Paul Farrelly the Labour Party member of parliament for Newcastle-under-Lyme has this evening voted against a 3line whip in the Article 50 debate imposed by his leader Jeremy Corbyn.
This is incredible because unlike the vast majority of those who rebelled on the Labour benches, he voted against the wishes of 60% of his constituents.
Speaking in the Brexit debate on triggering Article 50 in parliament yesterday he said:
In Newcastle-under-Lyme, after a very hard campaign, it was 60% and 40%. As this fraught, long process goes on, I have not given up on persuading another 10%, at least, in my constituency. In opposing the Bill, I am not disrespecting the opinion of the majority; I just think, on this occasion, that it is wrong. I am not failing to trust the people; I just disagree with some of them and agree with the 48% who voted to remain.
I have a degree of sympathy with those MPs in Remain voting constituencies who felt compelled to represent the electorate’s wishes. Indeed a number of those, who were on the shadow from bench, resigned before they defied the whips.
But Paul Farrelly voted against the wishes of the vast (not slim) majority of Newcastle- under-Lyme because as the quote above suggests – he knows better!
One of his Borough councillors Gareth Snell is embroiled in a fierce battle as the candidate in Stoke-on-Trent Central desperately trying to cling to a slender 5000 majority over pro Brexit and anti-EU protest party UKIP.
Gareth is already having a very tough time convincing his prospective constituents that he has a credible stance over Brexit following the release of a number of highly controversial tweets that he put out in the aftermath of the EU referendum back in June 2016.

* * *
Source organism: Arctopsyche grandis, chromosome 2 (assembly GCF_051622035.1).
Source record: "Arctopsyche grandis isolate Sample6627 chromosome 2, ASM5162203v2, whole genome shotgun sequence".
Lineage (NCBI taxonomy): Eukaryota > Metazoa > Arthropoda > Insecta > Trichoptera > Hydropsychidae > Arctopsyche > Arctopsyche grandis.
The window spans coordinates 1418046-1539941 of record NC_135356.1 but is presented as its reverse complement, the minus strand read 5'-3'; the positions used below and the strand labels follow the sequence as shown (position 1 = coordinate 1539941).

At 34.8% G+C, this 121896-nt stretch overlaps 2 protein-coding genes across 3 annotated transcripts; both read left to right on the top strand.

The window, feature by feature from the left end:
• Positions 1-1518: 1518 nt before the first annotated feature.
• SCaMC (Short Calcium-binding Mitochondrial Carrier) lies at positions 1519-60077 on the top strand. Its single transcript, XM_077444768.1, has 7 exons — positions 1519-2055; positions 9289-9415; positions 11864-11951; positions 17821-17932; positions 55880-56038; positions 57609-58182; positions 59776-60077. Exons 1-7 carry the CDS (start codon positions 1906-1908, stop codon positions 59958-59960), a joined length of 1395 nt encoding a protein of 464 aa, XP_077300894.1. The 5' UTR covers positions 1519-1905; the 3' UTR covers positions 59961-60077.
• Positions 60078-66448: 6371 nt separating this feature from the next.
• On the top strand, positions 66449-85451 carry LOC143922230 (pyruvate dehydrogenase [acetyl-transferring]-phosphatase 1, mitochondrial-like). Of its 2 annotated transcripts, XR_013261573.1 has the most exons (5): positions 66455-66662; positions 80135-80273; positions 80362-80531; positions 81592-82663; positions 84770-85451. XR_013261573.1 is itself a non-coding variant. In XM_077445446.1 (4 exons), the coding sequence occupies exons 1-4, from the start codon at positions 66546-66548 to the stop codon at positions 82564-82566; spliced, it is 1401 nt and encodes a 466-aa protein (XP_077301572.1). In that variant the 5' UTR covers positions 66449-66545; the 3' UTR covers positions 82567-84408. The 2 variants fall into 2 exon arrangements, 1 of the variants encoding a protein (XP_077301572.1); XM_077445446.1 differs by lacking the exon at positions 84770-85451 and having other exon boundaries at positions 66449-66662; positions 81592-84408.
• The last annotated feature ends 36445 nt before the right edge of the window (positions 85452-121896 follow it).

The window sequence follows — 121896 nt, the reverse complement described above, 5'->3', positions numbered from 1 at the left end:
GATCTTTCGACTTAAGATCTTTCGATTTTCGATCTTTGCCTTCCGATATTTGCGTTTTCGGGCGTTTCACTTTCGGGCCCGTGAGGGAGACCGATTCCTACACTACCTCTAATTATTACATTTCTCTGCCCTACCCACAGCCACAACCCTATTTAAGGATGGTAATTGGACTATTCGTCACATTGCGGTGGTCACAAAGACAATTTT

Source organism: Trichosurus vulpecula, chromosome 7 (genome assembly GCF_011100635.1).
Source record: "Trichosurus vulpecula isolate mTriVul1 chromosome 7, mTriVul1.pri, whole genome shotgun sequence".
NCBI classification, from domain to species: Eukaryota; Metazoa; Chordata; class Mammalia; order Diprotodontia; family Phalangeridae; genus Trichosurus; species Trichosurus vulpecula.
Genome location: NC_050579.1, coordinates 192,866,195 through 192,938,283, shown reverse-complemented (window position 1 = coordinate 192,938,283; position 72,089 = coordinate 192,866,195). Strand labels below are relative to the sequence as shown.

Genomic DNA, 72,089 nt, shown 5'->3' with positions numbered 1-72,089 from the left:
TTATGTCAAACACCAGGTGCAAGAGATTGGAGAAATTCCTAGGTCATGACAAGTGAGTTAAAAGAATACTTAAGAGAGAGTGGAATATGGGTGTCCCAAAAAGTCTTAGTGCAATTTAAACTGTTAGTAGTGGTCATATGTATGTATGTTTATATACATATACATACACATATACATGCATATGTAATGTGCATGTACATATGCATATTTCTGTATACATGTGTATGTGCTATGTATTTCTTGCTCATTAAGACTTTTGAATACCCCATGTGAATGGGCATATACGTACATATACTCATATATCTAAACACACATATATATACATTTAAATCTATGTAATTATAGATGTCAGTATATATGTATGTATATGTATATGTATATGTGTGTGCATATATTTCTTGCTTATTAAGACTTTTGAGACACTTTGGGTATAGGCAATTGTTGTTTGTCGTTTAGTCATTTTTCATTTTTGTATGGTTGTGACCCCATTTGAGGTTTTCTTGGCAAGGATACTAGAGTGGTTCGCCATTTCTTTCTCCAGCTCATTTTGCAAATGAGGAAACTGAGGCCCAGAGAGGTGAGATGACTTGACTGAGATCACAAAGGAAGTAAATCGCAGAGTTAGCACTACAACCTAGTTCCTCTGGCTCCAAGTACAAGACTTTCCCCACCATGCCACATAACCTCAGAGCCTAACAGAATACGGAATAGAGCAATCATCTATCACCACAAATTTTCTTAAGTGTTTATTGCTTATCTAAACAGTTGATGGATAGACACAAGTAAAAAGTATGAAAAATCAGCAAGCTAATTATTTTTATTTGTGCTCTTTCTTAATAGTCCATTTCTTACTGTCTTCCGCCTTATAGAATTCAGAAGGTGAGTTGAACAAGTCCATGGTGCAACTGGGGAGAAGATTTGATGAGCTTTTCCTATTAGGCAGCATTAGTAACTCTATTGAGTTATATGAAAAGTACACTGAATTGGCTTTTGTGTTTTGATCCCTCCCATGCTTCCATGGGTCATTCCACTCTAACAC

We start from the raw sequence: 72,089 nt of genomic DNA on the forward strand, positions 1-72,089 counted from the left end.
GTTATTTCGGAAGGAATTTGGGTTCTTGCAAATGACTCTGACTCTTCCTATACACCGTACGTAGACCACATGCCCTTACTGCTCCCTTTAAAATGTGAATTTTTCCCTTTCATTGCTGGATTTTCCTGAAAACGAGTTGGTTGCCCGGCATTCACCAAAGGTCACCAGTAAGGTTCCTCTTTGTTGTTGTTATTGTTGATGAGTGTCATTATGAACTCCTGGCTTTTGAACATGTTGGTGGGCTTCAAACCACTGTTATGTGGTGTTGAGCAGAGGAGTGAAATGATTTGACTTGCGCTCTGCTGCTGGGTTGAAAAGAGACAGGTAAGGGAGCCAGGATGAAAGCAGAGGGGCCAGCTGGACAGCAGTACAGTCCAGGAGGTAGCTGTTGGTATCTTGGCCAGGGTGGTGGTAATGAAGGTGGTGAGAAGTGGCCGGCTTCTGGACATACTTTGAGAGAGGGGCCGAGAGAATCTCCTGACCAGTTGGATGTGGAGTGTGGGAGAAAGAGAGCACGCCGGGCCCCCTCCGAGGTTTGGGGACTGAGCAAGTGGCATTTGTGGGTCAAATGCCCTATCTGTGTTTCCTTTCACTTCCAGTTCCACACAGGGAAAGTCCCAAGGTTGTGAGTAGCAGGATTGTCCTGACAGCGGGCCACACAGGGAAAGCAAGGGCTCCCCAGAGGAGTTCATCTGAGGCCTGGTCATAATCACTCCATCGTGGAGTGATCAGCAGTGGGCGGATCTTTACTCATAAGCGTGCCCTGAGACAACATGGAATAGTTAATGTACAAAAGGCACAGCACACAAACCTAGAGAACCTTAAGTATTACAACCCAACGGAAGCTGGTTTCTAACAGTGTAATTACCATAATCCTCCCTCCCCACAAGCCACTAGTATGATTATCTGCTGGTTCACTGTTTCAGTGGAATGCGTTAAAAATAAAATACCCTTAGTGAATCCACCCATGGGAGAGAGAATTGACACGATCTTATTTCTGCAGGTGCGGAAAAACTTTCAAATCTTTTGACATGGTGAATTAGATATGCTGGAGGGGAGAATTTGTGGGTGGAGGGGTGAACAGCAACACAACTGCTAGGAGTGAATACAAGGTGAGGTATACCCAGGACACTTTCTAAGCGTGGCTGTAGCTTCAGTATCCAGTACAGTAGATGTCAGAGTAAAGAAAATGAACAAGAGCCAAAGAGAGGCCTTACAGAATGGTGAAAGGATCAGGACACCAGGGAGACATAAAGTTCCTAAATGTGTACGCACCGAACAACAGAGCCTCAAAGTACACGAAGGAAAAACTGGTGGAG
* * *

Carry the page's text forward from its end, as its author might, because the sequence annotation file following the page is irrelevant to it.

Everyday a new series of anti Brexit tweets are revealed, predominantly by right wing blog Guido Fawkes – today’s considered the worse by far:
The timing of this contest and it’s clash with probably the most high profile debate in decades lies entirely at the doorstep of those running the Labour Party campaign in Stoke Central. They had weeks to trigger the by-election. Tristram did not need to resign in parliament when he did. The Brexit/Article 50 debate could have been let to pass.
The message being sent out to the electorate is one of a party split and in chaos over Brexit. Add to that mix, a candidate angry and frustrated at the referendum result who then puts himself forward to represent a constituency which had the largest percentage of Leave voters and you get the gift that keeps giving to Paul Nuttall and his merry band of kippers.
There is a lot of anger aimed at Paul Farrelly over his stance in this matter. Local party activists already have the knives out and discussions about a possible deselection are underway behind closed doors and away from the MP’s inner circle.
Surely if Mr Farrelly wanted his party to have every chance in the upcoming by-election he would have towed the party line and not given the opposition the opportunity of exploiting the division within Labour over the future direction of travel in relation to Brexit.
It is rumoured that there is not a lot of love lost between Farrelly and Snell which dates back to the latters time as leader of Newcastle-under-Lyme Borough Council.
That rift is still current. A number of contacts have told me that Mr Farrelly made numerous calls and texts to key members and councillors in Stoke Central on the day of the selection meeting, not supporting any particular candidate, but urging people not to support Mr Snell.
Whether that warning was because of the rift between the two, or because Farrelly knew that Snell would come under fire for his Social Media history, remains a mystery.
But what isn’t in question is the amount of ammunition Paul Farrelly’s actions in parliament today has given the opposition in this contest.
If Gareth Snell’s task to retain Stoke-on-Trent Central for the Labour Party was tough up until now – it just got a good deal tougher from tomorrow.